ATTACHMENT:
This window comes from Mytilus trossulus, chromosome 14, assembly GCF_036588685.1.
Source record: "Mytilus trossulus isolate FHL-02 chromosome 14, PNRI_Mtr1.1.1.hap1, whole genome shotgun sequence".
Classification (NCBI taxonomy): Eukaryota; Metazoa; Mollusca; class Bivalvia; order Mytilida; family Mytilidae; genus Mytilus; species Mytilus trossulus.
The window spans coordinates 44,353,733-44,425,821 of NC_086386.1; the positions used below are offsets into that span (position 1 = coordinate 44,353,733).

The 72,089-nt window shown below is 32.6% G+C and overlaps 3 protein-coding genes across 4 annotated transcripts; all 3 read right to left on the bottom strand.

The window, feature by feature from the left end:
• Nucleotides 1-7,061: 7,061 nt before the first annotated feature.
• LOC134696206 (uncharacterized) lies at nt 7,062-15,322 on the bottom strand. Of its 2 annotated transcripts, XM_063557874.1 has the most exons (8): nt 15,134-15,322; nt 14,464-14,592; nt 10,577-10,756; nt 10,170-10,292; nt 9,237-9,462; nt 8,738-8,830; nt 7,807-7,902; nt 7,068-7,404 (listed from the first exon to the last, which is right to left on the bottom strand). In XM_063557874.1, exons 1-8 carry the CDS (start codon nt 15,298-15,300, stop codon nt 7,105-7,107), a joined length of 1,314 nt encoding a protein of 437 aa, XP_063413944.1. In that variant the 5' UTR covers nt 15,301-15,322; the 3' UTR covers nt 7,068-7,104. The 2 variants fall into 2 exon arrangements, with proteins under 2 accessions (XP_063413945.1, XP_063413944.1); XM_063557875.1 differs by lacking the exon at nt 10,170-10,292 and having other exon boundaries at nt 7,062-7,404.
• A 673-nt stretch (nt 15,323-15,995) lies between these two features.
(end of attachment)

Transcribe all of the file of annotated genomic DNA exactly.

This window comes from Mytilus trossulus, chromosome 14, assembly GCF_036588685.1.
Source record: "Mytilus trossulus isolate FHL-02 chromosome 14, PNRI_Mtr1.1.1.hap1, whole genome shotgun sequence".
Classification (NCBI taxonomy): Eukaryota; Metazoa; Mollusca; class Bivalvia; order Mytilida; family Mytilidae; genus Mytilus; species Mytilus trossulus.
The window spans coordinates 44,353,733-44,425,821 of NC_086386.1; the positions used below are offsets into that span (position 1 = coordinate 44,353,733).

The 72,089-nt window shown below is 32.6% G+C and overlaps 3 protein-coding genes across 4 annotated transcripts; all 3 read right to left on the bottom strand.

The window, feature by feature from the left end:
• Nucleotides 1-7,061: 7,061 nt before the first annotated feature.
• LOC134696206 (uncharacterized) lies at nt 7,062-15,322 on the bottom strand. Of its 2 annotated transcripts, XM_063557874.1 has the most exons (8): nt 15,134-15,322; nt 14,464-14,592; nt 10,577-10,756; nt 10,170-10,292; nt 9,237-9,462; nt 8,738-8,830; nt 7,807-7,902; nt 7,068-7,404 (listed from the first exon to the last, which is right to left on the bottom strand). In XM_063557874.1, exons 1-8 carry the CDS (start codon nt 15,298-15,300, stop codon nt 7,105-7,107), a joined length of 1,314 nt encoding a protein of 437 aa, XP_063413944.1. In that variant the 5' UTR covers nt 15,301-15,322; the 3' UTR covers nt 7,068-7,104. The 2 variants fall into 2 exon arrangements, with proteins under 2 accessions (XP_063413945.1, XP_063413944.1); XM_063557875.1 differs by lacking the exon at nt 10,170-10,292 and having other exon boundaries at nt 7,062-7,404.
• A 673-nt stretch (nt 15,323-15,995) lies between these two features.